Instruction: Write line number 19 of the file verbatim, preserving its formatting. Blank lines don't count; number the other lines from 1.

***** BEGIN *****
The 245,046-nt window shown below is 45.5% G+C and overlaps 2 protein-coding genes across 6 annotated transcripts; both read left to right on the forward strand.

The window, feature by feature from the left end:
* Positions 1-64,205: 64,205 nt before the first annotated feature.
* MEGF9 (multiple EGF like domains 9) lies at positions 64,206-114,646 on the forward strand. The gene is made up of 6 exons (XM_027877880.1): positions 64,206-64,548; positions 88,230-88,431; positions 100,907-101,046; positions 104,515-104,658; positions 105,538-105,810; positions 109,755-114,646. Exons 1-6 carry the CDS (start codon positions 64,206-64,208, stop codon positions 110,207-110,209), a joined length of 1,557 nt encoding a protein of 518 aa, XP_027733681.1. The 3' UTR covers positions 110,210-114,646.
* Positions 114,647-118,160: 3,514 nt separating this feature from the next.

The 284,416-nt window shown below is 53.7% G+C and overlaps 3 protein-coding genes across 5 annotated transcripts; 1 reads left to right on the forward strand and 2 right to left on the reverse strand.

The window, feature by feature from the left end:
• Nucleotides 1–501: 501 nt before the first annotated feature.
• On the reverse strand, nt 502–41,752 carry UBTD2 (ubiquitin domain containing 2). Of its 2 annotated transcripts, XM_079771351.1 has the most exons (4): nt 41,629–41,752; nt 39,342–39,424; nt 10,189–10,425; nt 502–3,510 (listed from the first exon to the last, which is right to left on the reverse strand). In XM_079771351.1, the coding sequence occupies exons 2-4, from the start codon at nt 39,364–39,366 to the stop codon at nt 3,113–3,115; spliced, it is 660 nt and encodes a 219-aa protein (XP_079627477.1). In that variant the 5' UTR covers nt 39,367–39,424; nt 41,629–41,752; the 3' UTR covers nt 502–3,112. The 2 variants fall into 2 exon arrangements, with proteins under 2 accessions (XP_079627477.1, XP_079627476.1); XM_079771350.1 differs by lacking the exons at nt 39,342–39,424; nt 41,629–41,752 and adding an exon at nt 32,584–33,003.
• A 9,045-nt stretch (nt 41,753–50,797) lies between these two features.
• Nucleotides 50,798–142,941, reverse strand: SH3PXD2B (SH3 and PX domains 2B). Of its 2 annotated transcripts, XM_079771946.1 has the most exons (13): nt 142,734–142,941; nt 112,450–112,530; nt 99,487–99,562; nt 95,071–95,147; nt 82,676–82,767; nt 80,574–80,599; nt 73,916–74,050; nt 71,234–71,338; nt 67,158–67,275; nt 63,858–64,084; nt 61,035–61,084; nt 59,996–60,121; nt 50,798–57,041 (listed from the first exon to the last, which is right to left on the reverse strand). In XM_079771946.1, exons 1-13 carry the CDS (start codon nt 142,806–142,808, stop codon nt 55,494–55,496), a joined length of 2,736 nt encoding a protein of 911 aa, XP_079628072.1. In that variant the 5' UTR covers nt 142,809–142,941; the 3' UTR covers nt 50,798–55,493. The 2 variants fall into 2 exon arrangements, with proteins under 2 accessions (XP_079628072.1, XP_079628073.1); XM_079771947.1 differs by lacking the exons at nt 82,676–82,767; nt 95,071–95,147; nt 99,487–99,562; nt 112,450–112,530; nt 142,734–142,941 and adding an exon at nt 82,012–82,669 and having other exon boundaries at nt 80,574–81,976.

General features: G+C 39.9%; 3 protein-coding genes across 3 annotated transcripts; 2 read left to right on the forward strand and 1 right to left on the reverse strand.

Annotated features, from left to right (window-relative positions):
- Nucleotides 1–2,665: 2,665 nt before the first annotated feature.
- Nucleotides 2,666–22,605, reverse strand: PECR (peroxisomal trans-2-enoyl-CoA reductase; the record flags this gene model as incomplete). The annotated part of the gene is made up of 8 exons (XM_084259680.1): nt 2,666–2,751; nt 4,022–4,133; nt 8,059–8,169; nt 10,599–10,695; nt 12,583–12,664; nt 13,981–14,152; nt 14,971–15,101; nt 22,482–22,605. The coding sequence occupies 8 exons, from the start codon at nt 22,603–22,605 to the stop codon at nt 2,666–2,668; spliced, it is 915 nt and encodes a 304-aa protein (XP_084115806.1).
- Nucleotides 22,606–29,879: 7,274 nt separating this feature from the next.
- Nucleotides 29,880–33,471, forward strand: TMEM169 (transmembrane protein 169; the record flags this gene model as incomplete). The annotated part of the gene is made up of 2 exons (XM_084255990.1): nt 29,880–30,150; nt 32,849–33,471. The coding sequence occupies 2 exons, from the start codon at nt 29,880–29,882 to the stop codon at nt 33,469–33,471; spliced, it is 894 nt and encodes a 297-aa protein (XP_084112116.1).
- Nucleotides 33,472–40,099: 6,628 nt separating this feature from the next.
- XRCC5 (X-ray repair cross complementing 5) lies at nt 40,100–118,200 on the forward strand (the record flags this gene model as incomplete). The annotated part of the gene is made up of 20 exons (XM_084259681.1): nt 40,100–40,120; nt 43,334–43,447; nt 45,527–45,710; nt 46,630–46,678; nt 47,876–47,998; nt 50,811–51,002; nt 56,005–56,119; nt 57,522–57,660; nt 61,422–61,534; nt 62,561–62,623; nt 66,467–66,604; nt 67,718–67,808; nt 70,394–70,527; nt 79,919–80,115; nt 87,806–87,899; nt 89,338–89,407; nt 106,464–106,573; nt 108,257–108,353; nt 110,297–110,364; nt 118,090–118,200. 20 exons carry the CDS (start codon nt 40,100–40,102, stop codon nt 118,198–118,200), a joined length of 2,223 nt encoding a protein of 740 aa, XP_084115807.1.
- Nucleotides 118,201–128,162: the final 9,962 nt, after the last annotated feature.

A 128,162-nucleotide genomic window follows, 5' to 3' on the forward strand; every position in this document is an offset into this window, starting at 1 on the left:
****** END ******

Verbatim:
- XRCC5 (X-ray repair cross complementing 5) lies at nt 40,100–118,200 on the forward strand (the record flags this gene model as incomplete). The annotated part of the gene is made up of 20 exons (XM_084259681.1): nt 40,100–40,120; nt 43,334–43,447; nt 45,527–45,710; nt 46,630–46,678; nt 47,876–47,998; nt 50,811–51,002; nt 56,005–56,119; nt 57,522–57,660; nt 61,422–61,534; nt 62,561–62,623; nt 66,467–66,604; nt 67,718–67,808; nt 70,394–70,527; nt 79,919–80,115; nt 87,806–87,899; nt 89,338–89,407; nt 106,464–106,573; nt 108,257–108,353; nt 110,297–110,364; nt 118,090–118,200. 20 exons carry the CDS (start codon nt 40,100–40,102, stop codon nt 118,198–118,200), a joined length of 2,223 nt encoding a protein of 740 aa, XP_084115807.1.